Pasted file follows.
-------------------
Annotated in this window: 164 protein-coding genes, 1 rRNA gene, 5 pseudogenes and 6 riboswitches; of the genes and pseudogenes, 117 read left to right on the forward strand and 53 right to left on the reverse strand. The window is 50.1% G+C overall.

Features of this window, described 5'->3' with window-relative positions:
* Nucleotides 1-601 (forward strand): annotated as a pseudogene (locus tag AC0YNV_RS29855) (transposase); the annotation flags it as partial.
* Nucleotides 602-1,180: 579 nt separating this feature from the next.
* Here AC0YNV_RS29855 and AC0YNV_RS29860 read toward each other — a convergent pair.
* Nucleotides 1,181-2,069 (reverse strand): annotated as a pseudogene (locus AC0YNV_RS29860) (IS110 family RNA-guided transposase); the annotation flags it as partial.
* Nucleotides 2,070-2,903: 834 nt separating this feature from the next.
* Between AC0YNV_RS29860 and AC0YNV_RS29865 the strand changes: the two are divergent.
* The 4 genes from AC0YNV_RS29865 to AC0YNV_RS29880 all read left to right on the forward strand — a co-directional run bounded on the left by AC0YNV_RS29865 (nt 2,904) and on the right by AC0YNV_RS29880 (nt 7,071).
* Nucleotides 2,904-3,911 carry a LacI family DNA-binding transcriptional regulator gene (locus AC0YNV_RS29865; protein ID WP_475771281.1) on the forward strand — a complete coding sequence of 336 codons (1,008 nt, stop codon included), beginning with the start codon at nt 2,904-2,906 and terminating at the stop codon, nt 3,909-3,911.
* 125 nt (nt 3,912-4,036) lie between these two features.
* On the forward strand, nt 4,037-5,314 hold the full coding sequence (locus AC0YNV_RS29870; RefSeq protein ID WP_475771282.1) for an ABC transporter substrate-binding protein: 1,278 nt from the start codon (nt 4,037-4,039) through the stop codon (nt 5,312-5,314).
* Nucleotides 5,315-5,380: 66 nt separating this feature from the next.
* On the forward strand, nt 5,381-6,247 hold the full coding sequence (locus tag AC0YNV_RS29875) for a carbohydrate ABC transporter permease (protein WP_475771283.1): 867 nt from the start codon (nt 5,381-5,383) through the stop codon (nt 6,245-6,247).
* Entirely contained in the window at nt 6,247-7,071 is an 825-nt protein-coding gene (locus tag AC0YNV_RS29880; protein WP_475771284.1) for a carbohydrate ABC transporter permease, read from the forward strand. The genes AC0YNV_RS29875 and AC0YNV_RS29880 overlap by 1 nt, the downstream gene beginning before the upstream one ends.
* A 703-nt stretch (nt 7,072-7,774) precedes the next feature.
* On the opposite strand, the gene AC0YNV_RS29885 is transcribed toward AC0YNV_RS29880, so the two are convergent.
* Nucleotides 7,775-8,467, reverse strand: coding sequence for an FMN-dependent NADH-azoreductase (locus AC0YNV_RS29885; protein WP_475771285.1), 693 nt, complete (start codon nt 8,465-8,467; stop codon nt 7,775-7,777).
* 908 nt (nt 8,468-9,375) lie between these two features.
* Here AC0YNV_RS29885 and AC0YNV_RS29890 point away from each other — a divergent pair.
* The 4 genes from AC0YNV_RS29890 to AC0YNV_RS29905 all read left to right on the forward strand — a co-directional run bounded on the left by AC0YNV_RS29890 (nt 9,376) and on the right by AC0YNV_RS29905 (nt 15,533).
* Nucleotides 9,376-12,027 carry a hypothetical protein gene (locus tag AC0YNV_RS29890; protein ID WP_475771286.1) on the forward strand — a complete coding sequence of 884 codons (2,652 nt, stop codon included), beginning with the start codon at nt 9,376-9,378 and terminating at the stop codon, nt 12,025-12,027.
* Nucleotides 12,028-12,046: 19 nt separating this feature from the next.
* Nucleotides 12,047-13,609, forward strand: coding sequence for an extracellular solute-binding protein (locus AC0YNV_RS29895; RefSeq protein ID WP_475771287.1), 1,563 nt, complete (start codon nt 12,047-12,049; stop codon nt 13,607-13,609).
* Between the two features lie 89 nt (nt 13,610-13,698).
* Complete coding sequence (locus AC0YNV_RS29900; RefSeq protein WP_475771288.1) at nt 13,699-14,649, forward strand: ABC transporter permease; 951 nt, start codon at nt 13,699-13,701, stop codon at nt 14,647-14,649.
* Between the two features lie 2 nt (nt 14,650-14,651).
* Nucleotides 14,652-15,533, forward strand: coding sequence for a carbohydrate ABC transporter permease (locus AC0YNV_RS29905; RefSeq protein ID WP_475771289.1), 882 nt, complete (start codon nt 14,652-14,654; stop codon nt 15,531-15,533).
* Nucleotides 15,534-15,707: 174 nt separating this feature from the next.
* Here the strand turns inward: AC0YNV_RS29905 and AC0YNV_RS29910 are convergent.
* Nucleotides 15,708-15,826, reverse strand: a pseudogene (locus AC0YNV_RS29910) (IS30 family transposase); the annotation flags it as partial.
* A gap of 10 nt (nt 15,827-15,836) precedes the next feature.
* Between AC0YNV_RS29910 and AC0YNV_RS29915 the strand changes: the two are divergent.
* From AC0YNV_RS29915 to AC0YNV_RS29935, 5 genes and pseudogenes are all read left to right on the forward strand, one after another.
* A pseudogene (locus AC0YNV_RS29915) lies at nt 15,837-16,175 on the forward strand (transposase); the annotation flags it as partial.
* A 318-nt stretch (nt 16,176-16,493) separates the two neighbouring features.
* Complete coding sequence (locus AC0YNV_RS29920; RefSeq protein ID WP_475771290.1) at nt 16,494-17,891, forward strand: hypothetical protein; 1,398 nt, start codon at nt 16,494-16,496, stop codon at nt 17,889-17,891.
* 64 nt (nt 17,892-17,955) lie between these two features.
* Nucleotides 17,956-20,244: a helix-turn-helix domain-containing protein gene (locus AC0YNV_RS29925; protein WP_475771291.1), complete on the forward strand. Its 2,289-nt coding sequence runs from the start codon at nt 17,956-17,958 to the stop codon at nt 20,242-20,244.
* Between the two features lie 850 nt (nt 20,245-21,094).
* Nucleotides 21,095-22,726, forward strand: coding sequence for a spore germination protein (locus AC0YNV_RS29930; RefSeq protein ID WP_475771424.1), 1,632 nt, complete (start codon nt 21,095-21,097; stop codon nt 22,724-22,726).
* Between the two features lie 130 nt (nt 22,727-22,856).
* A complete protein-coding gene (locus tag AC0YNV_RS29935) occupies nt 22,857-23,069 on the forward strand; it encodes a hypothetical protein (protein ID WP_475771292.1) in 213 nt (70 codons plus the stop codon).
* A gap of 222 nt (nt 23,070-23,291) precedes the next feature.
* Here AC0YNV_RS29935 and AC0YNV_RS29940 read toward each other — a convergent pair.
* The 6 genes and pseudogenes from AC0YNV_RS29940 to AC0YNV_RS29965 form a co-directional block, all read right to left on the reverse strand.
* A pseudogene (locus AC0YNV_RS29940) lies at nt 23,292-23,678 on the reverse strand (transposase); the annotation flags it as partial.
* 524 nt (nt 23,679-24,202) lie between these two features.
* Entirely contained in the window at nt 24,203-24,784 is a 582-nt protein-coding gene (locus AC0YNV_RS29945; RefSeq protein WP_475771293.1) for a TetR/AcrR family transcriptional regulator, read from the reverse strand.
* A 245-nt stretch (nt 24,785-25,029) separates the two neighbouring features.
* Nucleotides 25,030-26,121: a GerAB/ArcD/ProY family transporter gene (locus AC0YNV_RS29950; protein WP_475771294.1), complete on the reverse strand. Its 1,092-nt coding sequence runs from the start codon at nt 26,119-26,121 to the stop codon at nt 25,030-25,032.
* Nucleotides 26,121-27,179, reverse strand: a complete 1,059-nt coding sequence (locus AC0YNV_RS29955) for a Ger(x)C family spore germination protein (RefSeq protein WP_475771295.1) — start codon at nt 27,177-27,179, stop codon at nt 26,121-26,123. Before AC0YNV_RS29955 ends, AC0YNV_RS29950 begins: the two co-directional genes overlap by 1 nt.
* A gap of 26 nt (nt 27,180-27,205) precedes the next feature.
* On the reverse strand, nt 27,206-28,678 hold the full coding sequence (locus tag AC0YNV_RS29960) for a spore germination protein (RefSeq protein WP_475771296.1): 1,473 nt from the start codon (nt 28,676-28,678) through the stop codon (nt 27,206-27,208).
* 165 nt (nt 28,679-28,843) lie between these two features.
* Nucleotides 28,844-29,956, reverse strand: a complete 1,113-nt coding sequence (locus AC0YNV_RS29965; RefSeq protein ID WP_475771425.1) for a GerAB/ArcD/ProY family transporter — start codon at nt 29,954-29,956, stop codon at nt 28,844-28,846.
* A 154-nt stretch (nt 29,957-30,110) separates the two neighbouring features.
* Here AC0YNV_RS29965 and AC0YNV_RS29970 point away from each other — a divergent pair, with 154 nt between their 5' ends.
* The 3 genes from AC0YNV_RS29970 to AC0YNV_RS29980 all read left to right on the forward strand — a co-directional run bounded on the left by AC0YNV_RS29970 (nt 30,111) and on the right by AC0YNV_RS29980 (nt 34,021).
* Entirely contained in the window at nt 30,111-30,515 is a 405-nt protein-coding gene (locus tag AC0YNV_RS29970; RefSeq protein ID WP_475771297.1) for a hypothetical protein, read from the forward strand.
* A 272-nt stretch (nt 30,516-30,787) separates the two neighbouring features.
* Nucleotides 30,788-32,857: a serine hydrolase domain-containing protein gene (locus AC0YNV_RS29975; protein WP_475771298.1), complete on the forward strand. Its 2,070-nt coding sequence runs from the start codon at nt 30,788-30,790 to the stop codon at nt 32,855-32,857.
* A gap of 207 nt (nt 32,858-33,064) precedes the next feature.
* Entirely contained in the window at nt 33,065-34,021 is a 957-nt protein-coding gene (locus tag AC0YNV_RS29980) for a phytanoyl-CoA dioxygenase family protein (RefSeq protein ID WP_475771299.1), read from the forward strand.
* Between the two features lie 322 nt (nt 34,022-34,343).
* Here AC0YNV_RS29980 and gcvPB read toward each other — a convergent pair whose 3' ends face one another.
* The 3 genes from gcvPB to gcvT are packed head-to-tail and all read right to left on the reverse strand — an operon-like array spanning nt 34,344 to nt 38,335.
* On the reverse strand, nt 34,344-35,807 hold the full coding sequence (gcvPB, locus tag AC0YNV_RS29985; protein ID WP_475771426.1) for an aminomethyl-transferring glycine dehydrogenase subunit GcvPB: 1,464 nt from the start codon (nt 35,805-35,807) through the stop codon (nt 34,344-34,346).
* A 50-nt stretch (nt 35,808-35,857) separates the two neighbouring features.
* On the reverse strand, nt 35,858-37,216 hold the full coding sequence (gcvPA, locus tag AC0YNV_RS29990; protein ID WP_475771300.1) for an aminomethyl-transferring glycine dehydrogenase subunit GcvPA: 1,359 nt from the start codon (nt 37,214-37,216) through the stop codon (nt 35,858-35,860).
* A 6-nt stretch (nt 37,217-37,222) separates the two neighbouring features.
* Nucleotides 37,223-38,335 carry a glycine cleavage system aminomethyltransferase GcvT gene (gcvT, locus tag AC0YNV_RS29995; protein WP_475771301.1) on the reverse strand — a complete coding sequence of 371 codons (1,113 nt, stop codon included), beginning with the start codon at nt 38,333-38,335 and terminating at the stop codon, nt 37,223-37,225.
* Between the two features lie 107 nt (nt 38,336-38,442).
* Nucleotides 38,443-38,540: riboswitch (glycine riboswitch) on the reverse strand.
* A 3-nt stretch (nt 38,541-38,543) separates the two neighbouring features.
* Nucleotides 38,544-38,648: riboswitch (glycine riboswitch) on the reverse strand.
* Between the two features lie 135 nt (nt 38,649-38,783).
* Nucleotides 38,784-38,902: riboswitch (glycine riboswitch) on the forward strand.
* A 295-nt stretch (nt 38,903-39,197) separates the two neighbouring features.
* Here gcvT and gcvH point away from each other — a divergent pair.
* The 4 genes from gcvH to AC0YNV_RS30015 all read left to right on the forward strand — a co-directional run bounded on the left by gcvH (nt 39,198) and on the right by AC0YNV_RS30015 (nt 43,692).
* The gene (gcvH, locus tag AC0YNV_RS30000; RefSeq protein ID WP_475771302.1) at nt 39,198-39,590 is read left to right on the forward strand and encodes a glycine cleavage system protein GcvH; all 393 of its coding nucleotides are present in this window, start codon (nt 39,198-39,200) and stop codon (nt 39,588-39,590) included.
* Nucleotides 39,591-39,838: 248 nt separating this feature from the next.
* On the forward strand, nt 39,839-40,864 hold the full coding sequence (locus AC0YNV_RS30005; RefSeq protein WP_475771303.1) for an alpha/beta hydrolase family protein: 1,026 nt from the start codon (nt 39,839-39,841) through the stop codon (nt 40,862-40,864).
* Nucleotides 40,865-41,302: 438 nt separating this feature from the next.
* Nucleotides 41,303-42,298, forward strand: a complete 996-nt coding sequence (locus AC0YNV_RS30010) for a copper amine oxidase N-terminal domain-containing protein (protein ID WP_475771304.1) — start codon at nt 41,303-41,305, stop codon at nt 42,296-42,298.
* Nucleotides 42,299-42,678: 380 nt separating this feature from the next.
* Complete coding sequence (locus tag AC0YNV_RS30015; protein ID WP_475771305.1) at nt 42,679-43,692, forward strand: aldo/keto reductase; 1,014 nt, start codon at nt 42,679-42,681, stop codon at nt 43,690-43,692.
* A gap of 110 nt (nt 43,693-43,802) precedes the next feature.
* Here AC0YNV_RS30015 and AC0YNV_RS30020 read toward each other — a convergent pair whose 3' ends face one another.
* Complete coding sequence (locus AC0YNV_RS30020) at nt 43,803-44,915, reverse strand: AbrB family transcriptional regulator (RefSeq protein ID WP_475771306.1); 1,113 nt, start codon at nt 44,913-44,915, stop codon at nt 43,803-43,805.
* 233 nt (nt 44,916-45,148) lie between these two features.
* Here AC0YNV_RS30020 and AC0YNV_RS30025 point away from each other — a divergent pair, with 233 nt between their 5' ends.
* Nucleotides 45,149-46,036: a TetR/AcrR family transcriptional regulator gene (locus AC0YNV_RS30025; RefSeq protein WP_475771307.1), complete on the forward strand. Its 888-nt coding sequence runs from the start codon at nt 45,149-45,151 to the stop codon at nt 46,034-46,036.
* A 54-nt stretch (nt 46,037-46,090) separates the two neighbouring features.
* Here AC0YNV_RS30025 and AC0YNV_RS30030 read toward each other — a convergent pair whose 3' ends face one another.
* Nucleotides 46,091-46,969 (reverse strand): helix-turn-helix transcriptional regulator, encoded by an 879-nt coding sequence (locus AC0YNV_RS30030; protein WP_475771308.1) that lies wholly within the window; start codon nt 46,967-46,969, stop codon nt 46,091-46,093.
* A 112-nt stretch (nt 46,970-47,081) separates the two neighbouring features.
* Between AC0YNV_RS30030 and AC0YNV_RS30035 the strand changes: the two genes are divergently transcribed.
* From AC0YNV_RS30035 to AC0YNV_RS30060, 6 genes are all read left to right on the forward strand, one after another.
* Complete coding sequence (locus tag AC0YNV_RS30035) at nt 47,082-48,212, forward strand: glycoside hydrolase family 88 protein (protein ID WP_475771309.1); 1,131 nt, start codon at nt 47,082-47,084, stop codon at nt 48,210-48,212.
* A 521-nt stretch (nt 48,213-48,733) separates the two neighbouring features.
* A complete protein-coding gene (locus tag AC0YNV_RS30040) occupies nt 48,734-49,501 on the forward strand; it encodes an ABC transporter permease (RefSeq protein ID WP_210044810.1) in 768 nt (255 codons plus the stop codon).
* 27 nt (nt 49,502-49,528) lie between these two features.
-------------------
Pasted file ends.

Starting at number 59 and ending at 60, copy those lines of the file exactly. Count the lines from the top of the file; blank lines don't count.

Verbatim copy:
* The 3 genes from AC0YNV_RS29970 to AC0YNV_RS29980 all read left to right on the forward strand — a co-directional run bounded on the left by AC0YNV_RS29970 (nt 30,111) and on the right by AC0YNV_RS29980 (nt 34,021).
* Entirely contained in the window at nt 30,111-30,515 is a 405-nt protein-coding gene (locus tag AC0YNV_RS29970; RefSeq protein ID WP_475771297.1) for a hypothetical protein, read from the forward strand.